Envoy Robert Godec clarifies Kenya’s arms deal with US

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By AGGREY MUTAMBO
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The US government says there is no signed agreement with Kenya for the purchase of weapons, amid claims of overpricing.

US Ambassador to Kenya Robert Godec denied allegations of an existing deal but said the two countries are pursuing a step-by-step analysis of the weapons likely to be purchased and their cost.

“Contrary to some allegations in the media, the government of Kenya has not signed any agreement to purchase aircraft from the United States and the process under way is transparent, open, and proper.

“This potential military sale would be carried out wholly in keeping with appropriate laws and regulations,” the US envoy said in a statement on Saturday.

Last week, a US congressman tabled a motion in the Congress seeking to halt Kenya’s spending of $418 million (about Sh43 billion) on weapons purchase from a US contractor.

They include 12 converted agricultural aircrafts that are intended to bolster the Kenya Defence Forces’ campaign against Al-Shabaab.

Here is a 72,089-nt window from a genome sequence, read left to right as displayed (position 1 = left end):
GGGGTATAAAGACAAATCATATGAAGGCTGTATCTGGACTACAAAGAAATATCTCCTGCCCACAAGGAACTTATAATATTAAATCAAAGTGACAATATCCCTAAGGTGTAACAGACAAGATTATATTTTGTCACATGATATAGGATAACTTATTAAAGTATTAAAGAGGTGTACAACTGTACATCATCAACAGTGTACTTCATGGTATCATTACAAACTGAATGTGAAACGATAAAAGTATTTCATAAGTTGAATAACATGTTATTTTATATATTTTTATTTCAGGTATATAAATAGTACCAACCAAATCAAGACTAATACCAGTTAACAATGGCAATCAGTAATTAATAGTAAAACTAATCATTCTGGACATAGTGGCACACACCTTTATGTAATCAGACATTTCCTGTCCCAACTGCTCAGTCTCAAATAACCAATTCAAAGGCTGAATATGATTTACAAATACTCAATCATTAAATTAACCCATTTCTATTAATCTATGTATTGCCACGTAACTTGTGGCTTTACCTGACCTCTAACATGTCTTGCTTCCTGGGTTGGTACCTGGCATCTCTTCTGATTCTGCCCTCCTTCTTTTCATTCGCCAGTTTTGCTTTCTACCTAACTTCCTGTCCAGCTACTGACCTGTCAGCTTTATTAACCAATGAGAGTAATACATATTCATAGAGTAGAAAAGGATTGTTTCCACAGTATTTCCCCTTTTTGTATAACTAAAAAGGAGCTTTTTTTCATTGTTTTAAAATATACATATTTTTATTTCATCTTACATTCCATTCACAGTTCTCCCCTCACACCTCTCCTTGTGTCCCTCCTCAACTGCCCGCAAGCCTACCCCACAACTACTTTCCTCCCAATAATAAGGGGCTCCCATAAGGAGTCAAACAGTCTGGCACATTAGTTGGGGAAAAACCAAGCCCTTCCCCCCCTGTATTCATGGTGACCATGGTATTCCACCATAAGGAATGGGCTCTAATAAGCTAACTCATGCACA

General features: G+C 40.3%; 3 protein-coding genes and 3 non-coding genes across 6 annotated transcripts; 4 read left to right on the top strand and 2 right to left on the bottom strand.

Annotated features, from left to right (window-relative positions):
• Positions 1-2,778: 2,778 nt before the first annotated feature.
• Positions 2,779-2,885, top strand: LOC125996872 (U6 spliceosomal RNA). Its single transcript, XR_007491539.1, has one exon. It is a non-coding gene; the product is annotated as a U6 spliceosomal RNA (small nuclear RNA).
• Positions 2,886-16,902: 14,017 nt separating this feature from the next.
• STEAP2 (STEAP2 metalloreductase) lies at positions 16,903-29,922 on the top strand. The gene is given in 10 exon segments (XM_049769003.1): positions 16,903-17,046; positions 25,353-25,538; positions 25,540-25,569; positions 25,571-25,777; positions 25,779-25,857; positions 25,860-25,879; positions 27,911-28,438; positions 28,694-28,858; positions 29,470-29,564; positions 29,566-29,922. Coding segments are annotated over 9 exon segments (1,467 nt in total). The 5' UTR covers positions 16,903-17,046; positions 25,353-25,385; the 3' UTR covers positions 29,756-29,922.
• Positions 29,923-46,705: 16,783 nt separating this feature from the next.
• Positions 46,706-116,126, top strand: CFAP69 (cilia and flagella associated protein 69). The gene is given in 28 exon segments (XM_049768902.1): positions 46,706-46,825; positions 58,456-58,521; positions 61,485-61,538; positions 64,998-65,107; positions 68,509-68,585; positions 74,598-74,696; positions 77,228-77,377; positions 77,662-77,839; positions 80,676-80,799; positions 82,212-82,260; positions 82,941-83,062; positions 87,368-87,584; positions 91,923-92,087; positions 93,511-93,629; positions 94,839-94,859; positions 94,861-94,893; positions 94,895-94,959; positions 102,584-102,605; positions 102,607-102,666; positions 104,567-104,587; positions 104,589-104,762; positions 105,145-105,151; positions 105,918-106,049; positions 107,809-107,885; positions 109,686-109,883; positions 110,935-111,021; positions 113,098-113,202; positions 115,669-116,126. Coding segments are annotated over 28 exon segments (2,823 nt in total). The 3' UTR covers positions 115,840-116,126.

“My office has received credible allegations of faulty contracting practices, fraud and unfair treatment surrounding this sale,” Republican Congressman Ted Budd said on Tuesday.

Mr Budd, from North Carolina, is urging his colleagues to block and investigate the deal, because he argues, the company from his home state was selling twice the actual price.

In fact the Congressman argued the contract to L-3 Communications was awarded without competitive bidding and yet the firm has no prior experience in developing such military weaponry.

As required by law, every military weapon sale must be approved by the US Congress before the deal is finalised.

This is supposed to allow the Congress oversight committees to review the deal and give a chance to competing firms to determine if the agreement is within standards.

If concluded, Kenya will buy the aircraft and receive training, spare parts, ammunition and weapons systems.

But if the claims are proven they might scuttle the purchase altogether.

Mr Godec said the US government accepts public debate on such deals because it also wants the transaction to be clean.

“The public discussion around the potential purchase of AT802-L ‘Air Tractor’ aircraft underscores the transparency and accountability of the US Government’s ‘Foreign Military Sales programme,”‘ he said.

“The Foreign Military Sales programme is one way the US Government works closely with the Kenyan government to provide a wide range of security assistance to the Kenyan military and law enforcement units.”

Kenya has agreed to pay the full cost of the deal.

The US government said it will continue to work with Kenya in the fight against Al-Shabaab.

Last year, Washington provided $150 million (Sh15 billion) worth of assistance to security agencies in the country.

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